What was it that drew my attention to System JO AGAPÉ water-based lube? They're the first company that I've seen that advertises the osmolality of a lube. What's osmolality? I'll get to that in a moment, it's kind of complicated. But to sum it up simply, JO AGAPÉ has an osmolality that is perfectly compatible with the vagina. It also does not contain glycerin, parabens or propylene glycol. Those chemicals are best avoided and I'll only recommend lubes that are free of them. So on paper, JO AGAPÉ looks like a winner. I just needed to try it first-hand before I could give it my endorsement.
Alright, now for some quick lube science. Osmolality is the measure of dissolved particles per unit of water in a solution or serum (sometimes referred to as the concentration). The tissues of the mucous membranes, like that of the vagina, are constantly trying to maintain an equilibrium of osmolality or, homeostasis. This means that when a lube is introduced into the vagina, its osmolality can affect the vaginal tissues in very negative ways depending on how far off its osmolality is compared to that of the vagina and its secretions.
The average osmolality of vaginal mucous is 280 mOsm/kg (milliosmoles per kilogram of solvent). So, you want a lube with an osmolality as close to that number as possible. System JO says that JO AGAPÉ has an osmolality of 250 mOsm/kg. That means, it is very compatible with the tissues of the vagina.
It's clear how important this issue of osmolality is, when you consider that much of the water-based lube available is hyper-osmotic, meaning the osmolality is much higher than that of vaginal mucous. That can cause irritation and even slough off the epithelial layer of the mucous membranes. When this happens, it can actually leave you more susceptible to contracting a sexually transmitted infection (STI).
For example, many of KY brand's lubricants have an osmolality of above 2000 mOsm/kg. You might as well consider that vagina toxin. Much of the lube you find in the drugstore is going to be hyper-osmotic, though stores are starting to carry better selections. However, you'll always find better lubes in sex shops like PeepShow Toys.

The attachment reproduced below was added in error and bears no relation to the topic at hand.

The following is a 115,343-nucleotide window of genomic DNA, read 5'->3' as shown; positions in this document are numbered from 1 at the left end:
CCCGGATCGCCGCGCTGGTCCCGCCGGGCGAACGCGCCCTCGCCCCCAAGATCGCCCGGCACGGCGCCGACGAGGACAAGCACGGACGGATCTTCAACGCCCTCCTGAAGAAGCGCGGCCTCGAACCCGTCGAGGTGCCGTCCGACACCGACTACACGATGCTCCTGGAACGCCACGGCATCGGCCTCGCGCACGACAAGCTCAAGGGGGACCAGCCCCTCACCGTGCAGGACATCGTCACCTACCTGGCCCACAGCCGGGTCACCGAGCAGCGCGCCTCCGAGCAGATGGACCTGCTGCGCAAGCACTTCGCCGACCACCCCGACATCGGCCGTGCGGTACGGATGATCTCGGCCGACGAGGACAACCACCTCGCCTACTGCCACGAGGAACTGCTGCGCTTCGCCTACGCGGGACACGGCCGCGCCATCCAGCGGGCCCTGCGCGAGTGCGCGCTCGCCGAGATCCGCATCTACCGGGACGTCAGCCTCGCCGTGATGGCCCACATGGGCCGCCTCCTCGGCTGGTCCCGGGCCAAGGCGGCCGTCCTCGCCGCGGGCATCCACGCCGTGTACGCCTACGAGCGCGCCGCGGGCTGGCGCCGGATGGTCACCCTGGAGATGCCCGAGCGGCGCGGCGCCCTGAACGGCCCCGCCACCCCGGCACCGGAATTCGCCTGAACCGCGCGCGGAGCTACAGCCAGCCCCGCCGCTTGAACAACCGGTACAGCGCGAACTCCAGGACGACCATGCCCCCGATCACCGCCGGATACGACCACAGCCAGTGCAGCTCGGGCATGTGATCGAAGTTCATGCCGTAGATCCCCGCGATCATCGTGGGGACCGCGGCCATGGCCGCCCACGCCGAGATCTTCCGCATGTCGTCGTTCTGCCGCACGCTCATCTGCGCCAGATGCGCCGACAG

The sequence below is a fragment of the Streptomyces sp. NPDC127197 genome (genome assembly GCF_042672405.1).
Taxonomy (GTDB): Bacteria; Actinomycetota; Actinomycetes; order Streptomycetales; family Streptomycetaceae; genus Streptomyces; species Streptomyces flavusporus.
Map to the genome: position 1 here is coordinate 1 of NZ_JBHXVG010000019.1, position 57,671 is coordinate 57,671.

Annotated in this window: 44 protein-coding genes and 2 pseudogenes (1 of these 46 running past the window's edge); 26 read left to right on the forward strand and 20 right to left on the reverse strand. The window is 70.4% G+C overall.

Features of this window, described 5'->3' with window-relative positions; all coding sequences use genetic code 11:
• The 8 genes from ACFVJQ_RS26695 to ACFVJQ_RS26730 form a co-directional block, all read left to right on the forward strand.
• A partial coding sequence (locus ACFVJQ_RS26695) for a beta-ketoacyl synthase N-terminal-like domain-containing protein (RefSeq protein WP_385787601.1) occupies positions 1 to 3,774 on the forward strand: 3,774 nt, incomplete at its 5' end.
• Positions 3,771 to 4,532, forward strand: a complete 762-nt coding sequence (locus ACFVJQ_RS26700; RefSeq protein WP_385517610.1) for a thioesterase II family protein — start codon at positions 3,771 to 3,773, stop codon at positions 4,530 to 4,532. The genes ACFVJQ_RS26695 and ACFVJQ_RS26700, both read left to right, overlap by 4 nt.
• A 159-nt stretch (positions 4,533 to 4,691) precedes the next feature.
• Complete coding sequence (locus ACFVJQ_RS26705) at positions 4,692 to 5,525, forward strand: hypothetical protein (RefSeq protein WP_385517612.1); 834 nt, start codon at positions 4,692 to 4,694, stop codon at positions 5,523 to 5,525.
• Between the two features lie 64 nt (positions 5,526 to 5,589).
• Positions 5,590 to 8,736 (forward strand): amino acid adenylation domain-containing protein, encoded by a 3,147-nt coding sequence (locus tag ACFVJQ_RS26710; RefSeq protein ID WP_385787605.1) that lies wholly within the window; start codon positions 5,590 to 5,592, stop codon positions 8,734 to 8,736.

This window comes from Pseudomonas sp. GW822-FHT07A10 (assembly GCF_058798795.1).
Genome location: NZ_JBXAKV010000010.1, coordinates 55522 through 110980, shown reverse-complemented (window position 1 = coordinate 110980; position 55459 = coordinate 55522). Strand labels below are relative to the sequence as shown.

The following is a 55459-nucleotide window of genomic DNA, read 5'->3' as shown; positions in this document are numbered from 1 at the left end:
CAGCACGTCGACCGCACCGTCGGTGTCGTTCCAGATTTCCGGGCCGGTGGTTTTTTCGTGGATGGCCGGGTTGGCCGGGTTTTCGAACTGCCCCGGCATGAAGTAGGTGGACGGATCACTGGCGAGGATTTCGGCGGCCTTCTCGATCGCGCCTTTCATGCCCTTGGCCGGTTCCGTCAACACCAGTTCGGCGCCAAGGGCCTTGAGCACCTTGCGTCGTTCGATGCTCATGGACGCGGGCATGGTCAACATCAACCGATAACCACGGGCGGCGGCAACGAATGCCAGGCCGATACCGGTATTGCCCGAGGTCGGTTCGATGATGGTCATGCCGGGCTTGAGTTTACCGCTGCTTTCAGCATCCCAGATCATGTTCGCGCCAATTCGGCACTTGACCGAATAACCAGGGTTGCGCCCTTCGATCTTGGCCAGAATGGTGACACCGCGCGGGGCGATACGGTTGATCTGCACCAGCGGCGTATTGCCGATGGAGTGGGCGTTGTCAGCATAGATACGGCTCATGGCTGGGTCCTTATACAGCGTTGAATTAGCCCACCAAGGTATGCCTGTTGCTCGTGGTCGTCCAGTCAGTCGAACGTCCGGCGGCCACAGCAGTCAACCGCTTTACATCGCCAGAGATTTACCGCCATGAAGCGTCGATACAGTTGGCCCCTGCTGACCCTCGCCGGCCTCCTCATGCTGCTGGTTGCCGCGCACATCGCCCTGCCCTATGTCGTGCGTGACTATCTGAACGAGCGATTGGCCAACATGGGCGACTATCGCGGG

A rule of thumb that you can go by is that, if glycerin and propylene glycol (which is a petrochemical) are among the first ingredients listed, the lube is probably hyper-osmotic and you should look for something else. Something like JO AGAPÉ, perhaps? Well, we still need to get to the part where I tell you my personal experience with it and whether or not I like it.
My first impression was that it's a little thinner and more watery than my favorite water-based lube, Sliquid Organics Natural Gel, but that's not necessarily a bad thing. Some folks might prefer a lube that's not as thick, with a lighter feel. It seemed nice and slippery in my hand. I just needed to put it to the test with my sex toys.
There have been a few times when I've tried a new lube that they've caused burning and irritation. So, I'm always a little gun shy (lube shy?) when I try a new one. I put the JO AGAPÉ on my vulva and waited a second or two... and I was relieved when there was no adverse reaction at all.
I proceeded to use the lube with the We-Vibe Touch on my clit, along with the Tantus Adam O2 - and that dildo has a fair amount of drag. But the JO AGAPÉ did a fantastic job slipping that rather girthy dildo into my vagina. It also kept the clit vibe gliding along nicely. The best part is, I didn't need to reapply before I reached orgasm, which is really great.
As the lube began to dry on my hands there was a very subtle tackiness, but nowhere nearly as sticky as some other lubes I've tried. I rubbed my hands together and the tackiness turned into a nice silky feeling on my skin.
When I was all finished, it was easy to wash the lube off of my vulva.
Overall, I had a thoroughly positive experience with the JO AGAPÉ lube and I feel comfortable recommending it. It's formulated to be compatible with vaginal tissues and it also performs quite well.
Water, Propanediol, Gluconolactone, Hydroxyethylcellulose, Sodium Benzoate, Citric Acid
Dizzy is a straight-talking, no-nonsense sex toy reviewer and blogger at Toy Meets Girl. She doesn't sugarcoat her reviews because she truly wants to help people find sex toys that they'll love. She's a pretty average middle-age married woman and also a huge nature geek. When not testing sex toys she can be found caring for the flora and fauna around her home.